• “One recent study investigated the effects of gratitude on Behavior and looked at the response in the brain to the mind.1 The researchers found that subjects who participated in a gratitude letter-writing exercise showed both positive changes in their behavior and greater brain activity in the front of the brain (medial prefrontal cortex) up to three months later.”
  • “When we choose to be grateful, we tap into our natural design. Research on the effects gratitude has on our biology shows how being thankful increases our longevity, our ability to use our imagination, and our ability to problem-solve. It also improves our overall health.”

Gratitude Mindset Activation Tips:

  • “Gratitude begins with an awareness of whether you have an attitude of gratitude, so intentionally and critically observe your thinking to determine if an attitude of gratitude is part of it.”
  • “Are you thankful? Spend the next week analyzing how grateful you are. Keep a record, somehow, of every time you are grateful and every time you are whiny over a seven-day period. Tally it up at the end of the seven days—you may be shocked at the results!”



  • The GIFT Profile is a tool that one can use to understand the way that they learn and process information.
  • In Think Learn Succeed, Dr. Caroline Leaf explains in great detail the research methodology she used to develop the profile as well as how to utilize this model of learning. She provides a questionnaire that readers can complete to get their own customized Gift analysis and gain a better understanding of their own thinking.

She further clarifies:

  • “Each one of us has seven stages that our thoughts sequence through in order to digest information. This sequence is called the cycle of thinking. Our uniqueness comes in which module of thought we use for which stage of the cycle. The process is different for each of us.”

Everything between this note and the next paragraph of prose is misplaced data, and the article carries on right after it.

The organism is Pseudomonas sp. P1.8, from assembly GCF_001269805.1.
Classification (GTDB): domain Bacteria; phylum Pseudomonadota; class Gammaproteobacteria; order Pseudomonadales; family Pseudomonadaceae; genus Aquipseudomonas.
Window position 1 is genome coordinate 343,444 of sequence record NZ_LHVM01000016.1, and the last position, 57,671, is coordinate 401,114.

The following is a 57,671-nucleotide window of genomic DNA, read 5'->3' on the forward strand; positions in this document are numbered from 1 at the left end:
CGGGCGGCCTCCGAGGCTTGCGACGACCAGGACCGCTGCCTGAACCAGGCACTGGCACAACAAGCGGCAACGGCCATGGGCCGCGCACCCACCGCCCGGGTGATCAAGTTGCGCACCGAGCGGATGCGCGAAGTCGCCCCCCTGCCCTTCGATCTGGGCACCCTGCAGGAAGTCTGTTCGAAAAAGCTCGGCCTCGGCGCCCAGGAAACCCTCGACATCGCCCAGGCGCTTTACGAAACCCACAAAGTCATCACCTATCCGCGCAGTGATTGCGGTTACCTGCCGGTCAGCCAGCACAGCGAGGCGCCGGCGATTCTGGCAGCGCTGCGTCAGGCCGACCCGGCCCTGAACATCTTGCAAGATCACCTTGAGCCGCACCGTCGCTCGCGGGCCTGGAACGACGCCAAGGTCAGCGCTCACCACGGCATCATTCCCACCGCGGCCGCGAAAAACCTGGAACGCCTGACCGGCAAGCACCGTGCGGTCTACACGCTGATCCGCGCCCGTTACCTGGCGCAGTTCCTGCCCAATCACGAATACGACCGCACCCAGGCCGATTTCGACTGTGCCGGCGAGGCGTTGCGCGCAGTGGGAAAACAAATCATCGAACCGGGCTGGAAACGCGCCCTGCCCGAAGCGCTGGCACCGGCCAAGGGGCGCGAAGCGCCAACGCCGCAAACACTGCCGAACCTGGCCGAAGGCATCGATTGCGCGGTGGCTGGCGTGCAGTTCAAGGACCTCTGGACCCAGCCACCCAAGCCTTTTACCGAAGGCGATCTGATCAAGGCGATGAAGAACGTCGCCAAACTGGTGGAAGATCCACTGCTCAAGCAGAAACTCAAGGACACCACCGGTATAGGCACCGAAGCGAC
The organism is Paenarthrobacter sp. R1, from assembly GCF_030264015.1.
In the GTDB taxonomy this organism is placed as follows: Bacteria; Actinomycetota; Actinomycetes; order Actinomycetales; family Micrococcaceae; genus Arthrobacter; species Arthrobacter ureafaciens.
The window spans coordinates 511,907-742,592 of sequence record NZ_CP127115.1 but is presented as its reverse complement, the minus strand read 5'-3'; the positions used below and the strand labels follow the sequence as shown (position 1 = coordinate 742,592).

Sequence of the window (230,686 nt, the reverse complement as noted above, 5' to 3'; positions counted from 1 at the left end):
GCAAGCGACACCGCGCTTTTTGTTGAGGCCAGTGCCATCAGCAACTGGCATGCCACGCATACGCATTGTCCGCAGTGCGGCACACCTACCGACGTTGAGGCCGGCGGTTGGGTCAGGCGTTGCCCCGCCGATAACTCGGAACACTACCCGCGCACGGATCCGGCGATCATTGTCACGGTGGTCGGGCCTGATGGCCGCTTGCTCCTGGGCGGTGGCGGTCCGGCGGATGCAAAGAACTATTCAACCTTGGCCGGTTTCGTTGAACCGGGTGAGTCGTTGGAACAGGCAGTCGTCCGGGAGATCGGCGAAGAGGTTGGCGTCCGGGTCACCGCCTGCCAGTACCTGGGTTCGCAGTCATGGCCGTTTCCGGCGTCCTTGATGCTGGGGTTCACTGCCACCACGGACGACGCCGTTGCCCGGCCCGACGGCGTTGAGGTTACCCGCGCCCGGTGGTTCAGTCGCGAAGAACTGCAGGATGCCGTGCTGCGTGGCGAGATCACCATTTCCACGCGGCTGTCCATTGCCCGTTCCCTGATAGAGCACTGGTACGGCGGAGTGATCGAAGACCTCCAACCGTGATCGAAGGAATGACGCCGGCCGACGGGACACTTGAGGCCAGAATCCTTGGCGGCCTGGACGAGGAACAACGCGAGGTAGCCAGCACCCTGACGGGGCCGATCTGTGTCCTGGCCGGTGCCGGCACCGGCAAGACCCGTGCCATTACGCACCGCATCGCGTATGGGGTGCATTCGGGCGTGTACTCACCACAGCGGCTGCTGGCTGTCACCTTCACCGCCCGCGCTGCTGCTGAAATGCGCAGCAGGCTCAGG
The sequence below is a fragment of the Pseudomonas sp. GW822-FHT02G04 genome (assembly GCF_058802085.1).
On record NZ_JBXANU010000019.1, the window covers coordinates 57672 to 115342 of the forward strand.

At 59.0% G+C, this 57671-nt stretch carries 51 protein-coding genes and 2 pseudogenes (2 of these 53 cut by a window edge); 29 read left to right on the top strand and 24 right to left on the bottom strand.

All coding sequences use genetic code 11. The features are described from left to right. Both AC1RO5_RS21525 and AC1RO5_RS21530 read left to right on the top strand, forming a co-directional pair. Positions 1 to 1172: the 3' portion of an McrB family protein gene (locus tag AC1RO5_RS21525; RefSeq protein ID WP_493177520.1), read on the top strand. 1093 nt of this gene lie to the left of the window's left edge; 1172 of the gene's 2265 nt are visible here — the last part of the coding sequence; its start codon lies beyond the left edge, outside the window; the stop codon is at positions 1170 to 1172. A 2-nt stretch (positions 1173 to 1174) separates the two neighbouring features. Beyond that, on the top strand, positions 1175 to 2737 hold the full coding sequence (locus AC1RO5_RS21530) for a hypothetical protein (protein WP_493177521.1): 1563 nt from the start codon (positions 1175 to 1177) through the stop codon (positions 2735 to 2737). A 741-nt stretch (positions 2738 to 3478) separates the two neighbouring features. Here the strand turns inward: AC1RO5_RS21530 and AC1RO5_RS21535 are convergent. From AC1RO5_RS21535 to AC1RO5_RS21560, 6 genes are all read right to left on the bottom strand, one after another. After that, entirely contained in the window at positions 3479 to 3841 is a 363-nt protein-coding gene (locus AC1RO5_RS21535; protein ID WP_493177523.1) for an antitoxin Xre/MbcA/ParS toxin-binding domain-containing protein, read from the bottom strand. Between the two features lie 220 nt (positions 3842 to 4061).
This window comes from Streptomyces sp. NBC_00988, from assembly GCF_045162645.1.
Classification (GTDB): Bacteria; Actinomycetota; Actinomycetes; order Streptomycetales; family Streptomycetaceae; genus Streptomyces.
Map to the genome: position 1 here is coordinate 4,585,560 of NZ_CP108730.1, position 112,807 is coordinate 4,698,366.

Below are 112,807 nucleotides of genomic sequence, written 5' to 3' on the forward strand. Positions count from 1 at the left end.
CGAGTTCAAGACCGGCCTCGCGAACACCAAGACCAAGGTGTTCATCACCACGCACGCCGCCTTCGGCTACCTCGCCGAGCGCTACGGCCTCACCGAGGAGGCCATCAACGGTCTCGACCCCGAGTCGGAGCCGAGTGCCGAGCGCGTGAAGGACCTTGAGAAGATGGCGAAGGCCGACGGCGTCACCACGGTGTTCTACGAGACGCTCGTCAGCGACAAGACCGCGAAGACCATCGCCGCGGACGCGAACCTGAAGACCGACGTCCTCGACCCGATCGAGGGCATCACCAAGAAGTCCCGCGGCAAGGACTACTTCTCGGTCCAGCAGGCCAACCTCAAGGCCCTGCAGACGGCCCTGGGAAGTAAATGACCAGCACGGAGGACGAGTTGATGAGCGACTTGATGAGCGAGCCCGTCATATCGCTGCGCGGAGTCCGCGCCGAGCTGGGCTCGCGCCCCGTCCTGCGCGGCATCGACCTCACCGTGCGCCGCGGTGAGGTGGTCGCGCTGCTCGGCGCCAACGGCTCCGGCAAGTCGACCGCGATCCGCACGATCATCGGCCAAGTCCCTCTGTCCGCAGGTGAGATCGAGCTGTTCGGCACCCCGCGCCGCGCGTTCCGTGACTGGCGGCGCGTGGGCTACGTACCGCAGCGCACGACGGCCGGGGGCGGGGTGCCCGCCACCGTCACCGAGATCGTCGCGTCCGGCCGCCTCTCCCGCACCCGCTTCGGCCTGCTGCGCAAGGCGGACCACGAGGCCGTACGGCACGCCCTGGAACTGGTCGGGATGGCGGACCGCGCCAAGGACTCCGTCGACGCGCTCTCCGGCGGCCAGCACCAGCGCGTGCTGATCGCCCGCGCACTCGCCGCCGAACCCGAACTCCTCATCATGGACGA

• “For example, one person may use Intrapersonal for stage one, and another person may use Kinesthetic for stage one. However, until we move through all of these seven stages—each in our own way—the thought will not be fully processed. In other words, we won’t be thinking properly unless we move through all seven stages of the thinking cycle.”



  • “It has been collectively demonstrated that just about every aspect of our thinking, learning, and intelligence—our brainpower—can be improved by intense, targeted, deliberate mind training. The Switch on Your Brain 5-Step Learning Process provides a technique for this kind of organized drive.”
  • “The model is made up of 5 steps that facilitate this disciplined and directed learning process. Each step is designed to take you beyond short-term memory and into building effective and useful long-term memory. Each step is also designed to take advantage of a particular brain process, with all steps collectively moving toward the goal of memory building and learning.”

The five steps are:

  1. Input: read, listen, watch
  2. Reflect: ask, answer, discuss
  3. Write: create the Metacog
  4. Recheck: check for accuracy
  5. Output: re-teach
  • “The Golden Rule of the Switch on Your Brain 5-Step Learning Process is to think to understand the information you are trying to remember. Thinking to understand involves three steps: asking, answering, and discussing.

Dr. Caroline Leaf elaborates:

  1. Read a chunk of information—between one to three sentences—out loud, with your guide (pencil, pointer, or finger).
  1. Stop and ask yourself what you have read.
  1. Now, answer yourself by looking at what you have just read. Then answer yourself by rereading the chunk of information out loud and circling the concepts. Don’t underline or highlight words. Those are passive actions because they don’t require you to think, analyze, or understand what you have underlined or highlighted. Circling is active.

Next, discuss this chunk of information with yourself, still looking at the sentence(s) you have just read. Discussion means you explain it to yourself over and over in your own words until you understand.”



  • “You cannot control the events and circumstances of life. You can, however, control your reactions to the events and circumstances of life through the choices you make and the thoughts you think.”
  • “When you understand the power of your mindsets and your customized way of thinking and harness the power in your mind to build healthy memories, you will begin to realize that you can choose to control how you live your life.”